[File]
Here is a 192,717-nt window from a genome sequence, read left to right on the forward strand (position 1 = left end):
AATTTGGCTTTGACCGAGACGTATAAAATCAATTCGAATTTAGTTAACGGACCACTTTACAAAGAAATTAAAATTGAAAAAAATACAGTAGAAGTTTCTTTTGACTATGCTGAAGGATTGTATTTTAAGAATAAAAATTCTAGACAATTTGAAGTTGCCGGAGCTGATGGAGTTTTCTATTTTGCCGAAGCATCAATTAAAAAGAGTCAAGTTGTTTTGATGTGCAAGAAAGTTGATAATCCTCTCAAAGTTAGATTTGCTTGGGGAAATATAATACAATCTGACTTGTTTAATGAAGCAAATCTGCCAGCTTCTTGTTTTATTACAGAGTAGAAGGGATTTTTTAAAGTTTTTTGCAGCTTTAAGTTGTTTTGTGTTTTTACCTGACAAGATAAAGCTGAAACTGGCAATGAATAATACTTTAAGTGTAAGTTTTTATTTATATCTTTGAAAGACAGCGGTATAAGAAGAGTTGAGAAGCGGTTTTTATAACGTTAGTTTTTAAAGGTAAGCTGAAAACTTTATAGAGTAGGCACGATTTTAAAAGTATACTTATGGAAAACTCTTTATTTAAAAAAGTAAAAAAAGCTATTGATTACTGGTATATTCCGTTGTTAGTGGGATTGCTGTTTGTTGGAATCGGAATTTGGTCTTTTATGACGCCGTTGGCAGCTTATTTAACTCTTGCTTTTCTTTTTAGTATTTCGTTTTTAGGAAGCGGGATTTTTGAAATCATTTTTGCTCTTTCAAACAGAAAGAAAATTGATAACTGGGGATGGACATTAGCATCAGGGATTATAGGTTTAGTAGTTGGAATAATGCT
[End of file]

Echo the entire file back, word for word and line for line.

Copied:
Here is a 192,717-nt window from a genome sequence, read left to right on the forward strand (position 1 = left end):
AATTTGGCTTTGACCGAGACGTATAAAATCAATTCGAATTTAGTTAACGGACCACTTTACAAAGAAATTAAAATTGAAAAAAATACAGTAGAAGTTTCTTTTGACTATGCTGAAGGATTGTATTTTAAGAATAAAAATTCTAGACAATTTGAAGTTGCCGGAGCTGATGGAGTTTTCTATTTTGCCGAAGCATCAATTAAAAAGAGTCAAGTTGTTTTGATGTGCAAGAAAGTTGATAATCCTCTCAAAGTTAGATTTGCTTGGGGAAATATAATACAATCTGACTTGTTTAATGAAGCAAATCTGCCAGCTTCTTGTTTTATTACAGAGTAGAAGGGATTTTTTAAAGTTTTTTGCAGCTTTAAGTTGTTTTGTGTTTTTACCTGACAAGATAAAGCTGAAACTGGCAATGAATAATACTTTAAGTGTAAGTTTTTATTTATATCTTTGAAAGACAGCGGTATAAGAAGAGTTGAGAAGCGGTTTTTATAACGTTAGTTTTTAAAGGTAAGCTGAAAACTTTATAGAGTAGGCACGATTTTAAAAGTATACTTATGGAAAACTCTTTATTTAAAAAAGTAAAAAAAGCTATTGATTACTGGTATATTCCGTTGTTAGTGGGATTGCTGTTTGTTGGAATCGGAATTTGGTCTTTTATGACGCCGTTGGCAGCTTATTTAACTCTTGCTTTTCTTTTTAGTATTTCGTTTTTAGGAAGCGGGATTTTTGAAATCATTTTTGCTCTTTCAAACAGAAAGAAAATTGATAACTGGGGATGGACATTAGCATCAGGGATTATAGGTTTAGTAGTTGGAATAATGCT